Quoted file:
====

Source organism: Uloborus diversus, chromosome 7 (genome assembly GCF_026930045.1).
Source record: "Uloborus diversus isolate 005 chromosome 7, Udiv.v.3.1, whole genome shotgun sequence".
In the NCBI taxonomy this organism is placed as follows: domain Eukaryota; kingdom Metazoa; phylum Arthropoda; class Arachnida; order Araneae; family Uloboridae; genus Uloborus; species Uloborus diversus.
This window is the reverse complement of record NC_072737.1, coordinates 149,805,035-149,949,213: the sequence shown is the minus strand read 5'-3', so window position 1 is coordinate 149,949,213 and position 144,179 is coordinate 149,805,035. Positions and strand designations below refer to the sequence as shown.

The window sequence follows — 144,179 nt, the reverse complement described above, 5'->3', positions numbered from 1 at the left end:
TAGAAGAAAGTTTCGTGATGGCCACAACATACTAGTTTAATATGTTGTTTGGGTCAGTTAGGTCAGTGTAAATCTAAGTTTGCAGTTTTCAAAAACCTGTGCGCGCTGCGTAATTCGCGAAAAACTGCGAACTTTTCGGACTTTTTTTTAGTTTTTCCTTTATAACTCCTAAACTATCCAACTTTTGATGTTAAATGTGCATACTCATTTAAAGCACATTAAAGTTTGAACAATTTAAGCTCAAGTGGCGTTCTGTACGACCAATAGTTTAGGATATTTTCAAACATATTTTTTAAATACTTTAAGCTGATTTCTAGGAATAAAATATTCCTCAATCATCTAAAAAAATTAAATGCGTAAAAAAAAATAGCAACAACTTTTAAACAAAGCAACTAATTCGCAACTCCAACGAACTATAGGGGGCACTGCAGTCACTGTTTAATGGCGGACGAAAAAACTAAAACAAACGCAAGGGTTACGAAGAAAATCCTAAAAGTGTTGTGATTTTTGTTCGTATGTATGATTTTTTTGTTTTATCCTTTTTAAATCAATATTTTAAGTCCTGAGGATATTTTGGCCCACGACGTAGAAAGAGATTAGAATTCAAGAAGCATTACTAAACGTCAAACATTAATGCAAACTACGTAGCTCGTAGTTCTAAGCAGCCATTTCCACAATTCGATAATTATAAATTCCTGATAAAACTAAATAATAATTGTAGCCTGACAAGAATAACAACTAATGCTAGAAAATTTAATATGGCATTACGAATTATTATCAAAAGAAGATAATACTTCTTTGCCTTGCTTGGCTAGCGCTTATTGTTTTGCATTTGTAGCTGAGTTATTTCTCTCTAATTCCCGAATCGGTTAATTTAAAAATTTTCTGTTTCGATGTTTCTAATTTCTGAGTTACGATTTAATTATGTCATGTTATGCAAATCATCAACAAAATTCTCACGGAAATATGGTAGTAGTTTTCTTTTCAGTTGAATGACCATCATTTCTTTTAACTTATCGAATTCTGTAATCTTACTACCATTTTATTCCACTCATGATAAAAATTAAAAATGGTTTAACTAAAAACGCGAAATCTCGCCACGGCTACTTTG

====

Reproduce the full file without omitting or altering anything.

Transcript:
Source organism: Uloborus diversus, chromosome 7 (genome assembly GCF_026930045.1).
Source record: "Uloborus diversus isolate 005 chromosome 7, Udiv.v.3.1, whole genome shotgun sequence".
In the NCBI taxonomy this organism is placed as follows: domain Eukaryota; kingdom Metazoa; phylum Arthropoda; class Arachnida; order Araneae; family Uloboridae; genus Uloborus; species Uloborus diversus.
This window is the reverse complement of record NC_072737.1, coordinates 149,805,035-149,949,213: the sequence shown is the minus strand read 5'-3', so window position 1 is coordinate 149,949,213 and position 144,179 is coordinate 149,805,035. Positions and strand designations below refer to the sequence as shown.

The window sequence follows — 144,179 nt, the reverse complement described above, 5'->3', positions numbered from 1 at the left end:
TAGAAGAAAGTTTCGTGATGGCCACAACATACTAGTTTAATATGTTGTTTGGGTCAGTTAGGTCAGTGTAAATCTAAGTTTGCAGTTTTCAAAAACCTGTGCGCGCTGCGTAATTCGCGAAAAACTGCGAACTTTTCGGACTTTTTTTTAGTTTTTCCTTTATAACTCCTAAACTATCCAACTTTTGATGTTAAATGTGCATACTCATTTAAAGCACATTAAAGTTTGAACAATTTAAGCTCAAGTGGCGTTCTGTACGACCAATAGTTTAGGATATTTTCAAACATATTTTTTAAATACTTTAAGCTGATTTCTAGGAATAAAATATTCCTCAATCATCTAAAAAAATTAAATGCGTAAAAAAAAATAGCAACAACTTTTAAACAAAGCAACTAATTCGCAACTCCAACGAACTATAGGGGGCACTGCAGTCACTGTTTAATGGCGGACGAAAAAACTAAAACAAACGCAAGGGTTACGAAGAAAATCCTAAAAGTGTTGTGATTTTTGTTCGTATGTATGATTTTTTTGTTTTATCCTTTTTAAATCAATATTTTAAGTCCTGAGGATATTTTGGCCCACGACGTAGAAAGAGATTAGAATTCAAGAAGCATTACTAAACGTCAAACATTAATGCAAACTACGTAGCTCGTAGTTCTAAGCAGCCATTTCCACAATTCGATAATTATAAATTCCTGATAAAACTAAATAATAATTGTAGCCTGACAAGAATAACAACTAATGCTAGAAAATTTAATATGGCATTACGAATTATTATCAAAAGAAGATAATACTTCTTTGCCTTGCTTGGCTAGCGCTTATTGTTTTGCATTTGTAGCTGAGTTATTTCTCTCTAATTCCCGAATCGGTTAATTTAAAAATTTTCTGTTTCGATGTTTCTAATTTCTGAGTTACGATTTAATTATGTCATGTTATGCAAATCATCAACAAAATTCTCACGGAAATATGGTAGTAGTTTTCTTTTCAGTTGAATGACCATCATTTCTTTTAACTTATCGAATTCTGTAATCTTACTACCATTTTATTCCACTCATGATAAAAATTAAAAATGGTTTAACTAAAAACGCGAAATCTCGCCACGGCTACTTTG